We have entered the tail end of February and the final third of the season, the time in which Zidane insisted his team would begin to hit their stride. Real Madrid have done just that, scoring 20 goals in their last five matches. Since turning the PSG match on it’s head with implementation of a 4-4-2, Zidane has continued with a different variation of said formation over the past three La Liga games. With injuries to both Kroos and Modric, the center of the midfield has been occupied by Kovacic and Casemiro who both perform box-to-box roles. The lack of a third central midfield means the introduction of a four-man midfield with two-way wingers. Lucas Vazquez and Marco Asensio had been playing those roles to perfection; Lucas Vazquez now has four assists and one goal in his last three games. Marco would not feature against Alaves due to a wisdom tooth extraction, but it would give Zidane the opportunity to role out the BBC and play Bale in a deeper left midfield role. The Welshman would thrive. Despite the scoreline, the opposition did cause some danger. Keylor Navas was in “panther mode” and would not be denied a clean sheet. Abelarado, Alaves manager, would match Madrid’s 4-4-2 and look to counter at every opportunity. In the end, Madrid’s quality was too much with Ronaldo, Benzema, and Bale all getting on the score sheet.
Casemiro: The Good and The Bad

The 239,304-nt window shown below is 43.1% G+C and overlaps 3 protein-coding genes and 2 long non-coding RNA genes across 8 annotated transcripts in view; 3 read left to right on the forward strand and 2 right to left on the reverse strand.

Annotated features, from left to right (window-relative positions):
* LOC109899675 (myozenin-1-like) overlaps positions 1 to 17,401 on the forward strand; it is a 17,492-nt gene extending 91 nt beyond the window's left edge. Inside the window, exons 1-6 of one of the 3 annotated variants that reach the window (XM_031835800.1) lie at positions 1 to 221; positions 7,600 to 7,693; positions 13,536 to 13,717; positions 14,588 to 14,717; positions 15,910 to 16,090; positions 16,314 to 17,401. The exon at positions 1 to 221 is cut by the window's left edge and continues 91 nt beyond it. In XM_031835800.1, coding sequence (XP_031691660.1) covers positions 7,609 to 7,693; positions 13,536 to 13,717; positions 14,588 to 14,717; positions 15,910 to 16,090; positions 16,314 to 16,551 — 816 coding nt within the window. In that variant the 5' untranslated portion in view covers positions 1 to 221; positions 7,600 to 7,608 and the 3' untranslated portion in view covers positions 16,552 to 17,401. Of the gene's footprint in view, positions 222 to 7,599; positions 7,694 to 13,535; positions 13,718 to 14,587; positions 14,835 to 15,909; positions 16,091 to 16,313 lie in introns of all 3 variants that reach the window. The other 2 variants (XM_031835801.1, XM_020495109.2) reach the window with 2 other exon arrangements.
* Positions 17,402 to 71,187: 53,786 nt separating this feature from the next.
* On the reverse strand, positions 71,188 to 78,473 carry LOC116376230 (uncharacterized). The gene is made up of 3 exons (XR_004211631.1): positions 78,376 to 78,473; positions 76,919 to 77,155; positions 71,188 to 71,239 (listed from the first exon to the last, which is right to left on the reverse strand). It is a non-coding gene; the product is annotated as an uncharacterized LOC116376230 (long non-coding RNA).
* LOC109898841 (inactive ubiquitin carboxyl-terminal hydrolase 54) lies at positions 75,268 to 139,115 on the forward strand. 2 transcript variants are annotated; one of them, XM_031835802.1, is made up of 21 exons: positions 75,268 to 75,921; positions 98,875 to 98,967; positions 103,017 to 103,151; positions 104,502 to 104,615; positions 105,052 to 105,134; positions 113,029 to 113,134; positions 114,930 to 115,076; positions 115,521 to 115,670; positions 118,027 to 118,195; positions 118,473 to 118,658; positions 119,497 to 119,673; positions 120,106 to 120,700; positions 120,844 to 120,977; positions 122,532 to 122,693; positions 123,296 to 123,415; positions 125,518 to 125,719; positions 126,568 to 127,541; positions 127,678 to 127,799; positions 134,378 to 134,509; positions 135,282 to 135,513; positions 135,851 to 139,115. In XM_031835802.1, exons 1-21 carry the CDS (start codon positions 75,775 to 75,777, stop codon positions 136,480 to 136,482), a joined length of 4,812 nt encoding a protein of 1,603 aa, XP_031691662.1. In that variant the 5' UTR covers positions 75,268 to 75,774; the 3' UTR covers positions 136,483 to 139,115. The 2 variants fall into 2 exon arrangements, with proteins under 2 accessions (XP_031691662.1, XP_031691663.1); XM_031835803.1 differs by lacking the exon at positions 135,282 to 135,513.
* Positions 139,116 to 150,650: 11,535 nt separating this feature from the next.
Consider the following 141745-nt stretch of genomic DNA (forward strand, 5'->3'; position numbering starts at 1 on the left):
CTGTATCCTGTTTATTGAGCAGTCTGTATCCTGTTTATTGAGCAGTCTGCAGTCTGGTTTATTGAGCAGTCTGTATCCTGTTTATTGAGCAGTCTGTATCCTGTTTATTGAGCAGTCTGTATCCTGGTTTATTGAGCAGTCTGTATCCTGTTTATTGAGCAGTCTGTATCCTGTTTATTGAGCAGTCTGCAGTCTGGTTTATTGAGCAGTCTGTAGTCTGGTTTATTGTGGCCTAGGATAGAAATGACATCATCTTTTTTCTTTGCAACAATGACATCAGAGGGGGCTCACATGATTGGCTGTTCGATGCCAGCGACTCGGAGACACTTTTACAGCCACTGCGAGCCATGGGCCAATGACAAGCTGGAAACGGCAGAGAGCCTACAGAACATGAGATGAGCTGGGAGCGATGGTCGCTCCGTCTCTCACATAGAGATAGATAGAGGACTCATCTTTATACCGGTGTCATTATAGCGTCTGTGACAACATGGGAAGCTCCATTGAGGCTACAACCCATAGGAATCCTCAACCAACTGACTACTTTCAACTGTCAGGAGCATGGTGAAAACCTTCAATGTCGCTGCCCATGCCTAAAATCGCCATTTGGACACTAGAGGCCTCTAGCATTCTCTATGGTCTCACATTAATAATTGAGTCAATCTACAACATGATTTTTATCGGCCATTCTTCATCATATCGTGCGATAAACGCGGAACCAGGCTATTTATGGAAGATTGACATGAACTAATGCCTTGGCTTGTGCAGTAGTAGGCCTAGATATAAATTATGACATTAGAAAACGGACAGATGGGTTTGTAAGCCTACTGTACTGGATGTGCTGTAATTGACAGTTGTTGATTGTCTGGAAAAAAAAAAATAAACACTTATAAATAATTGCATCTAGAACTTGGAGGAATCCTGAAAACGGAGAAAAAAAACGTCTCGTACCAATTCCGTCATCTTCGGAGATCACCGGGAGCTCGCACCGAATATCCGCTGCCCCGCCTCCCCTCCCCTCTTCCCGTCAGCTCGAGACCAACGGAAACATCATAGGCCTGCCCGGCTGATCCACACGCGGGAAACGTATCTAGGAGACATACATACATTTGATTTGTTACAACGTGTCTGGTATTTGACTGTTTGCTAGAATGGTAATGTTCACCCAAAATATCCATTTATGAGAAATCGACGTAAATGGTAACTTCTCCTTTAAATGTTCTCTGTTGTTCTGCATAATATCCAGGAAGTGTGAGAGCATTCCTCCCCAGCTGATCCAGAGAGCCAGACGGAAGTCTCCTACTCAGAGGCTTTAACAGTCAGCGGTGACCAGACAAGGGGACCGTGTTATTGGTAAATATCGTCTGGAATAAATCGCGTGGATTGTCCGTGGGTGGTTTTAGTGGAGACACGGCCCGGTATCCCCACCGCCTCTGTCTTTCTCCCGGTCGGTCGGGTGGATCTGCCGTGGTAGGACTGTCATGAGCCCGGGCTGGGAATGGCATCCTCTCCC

Defensively, Casemiro was tremendous. His ability to snuff out attacks and put an end to dangerous counter attacks are vital to Madrid’s success. Against Alaves, the Brazilian put in three tackles, had six interceptions, and one clearance.
Playing in a midfield two, it is often Kovacic who comes deep to start the play and link the team’s play from midfield to attack. Thus, Casemiro is forced to move into advance positions in order to free Kovacic’s passing and dribbling lanes while giving the opposition more to think about in dangerous attacking positions. The Brazilian found himself in a “10” role multiple times and in most occasions struggled to maintain possession and continue the flow of the attack:
The above three instances, were all within a short space of time in the first half. Ultimately, Casmiero becomes a black hole in those advance positions. He’s meant to be deeper, but has to move higher up the pitch to allow a Kroos or a Kovacic to build the play. The question then arises, if the 4-4-2 is the future of this Madrid side is Casemiro sacrificed? Or are his defensive capabilities to crucial to leave out?
Gareth Bale: Creative, Goal-Scorer, and Defensive Work-Horse
Many question the defensive work rate of the team when the BBC are present, but there would be no such questions against Alaves. Benzema and Bale in particular hounded the opposition (see video below). In a deeper role, Bale had to prove that he could perform on both the sides of the ball. In the dying moments of the first half, Gareth tracked Alexis all the way back to the byline putting in a crucial slide tackle to impede any cross: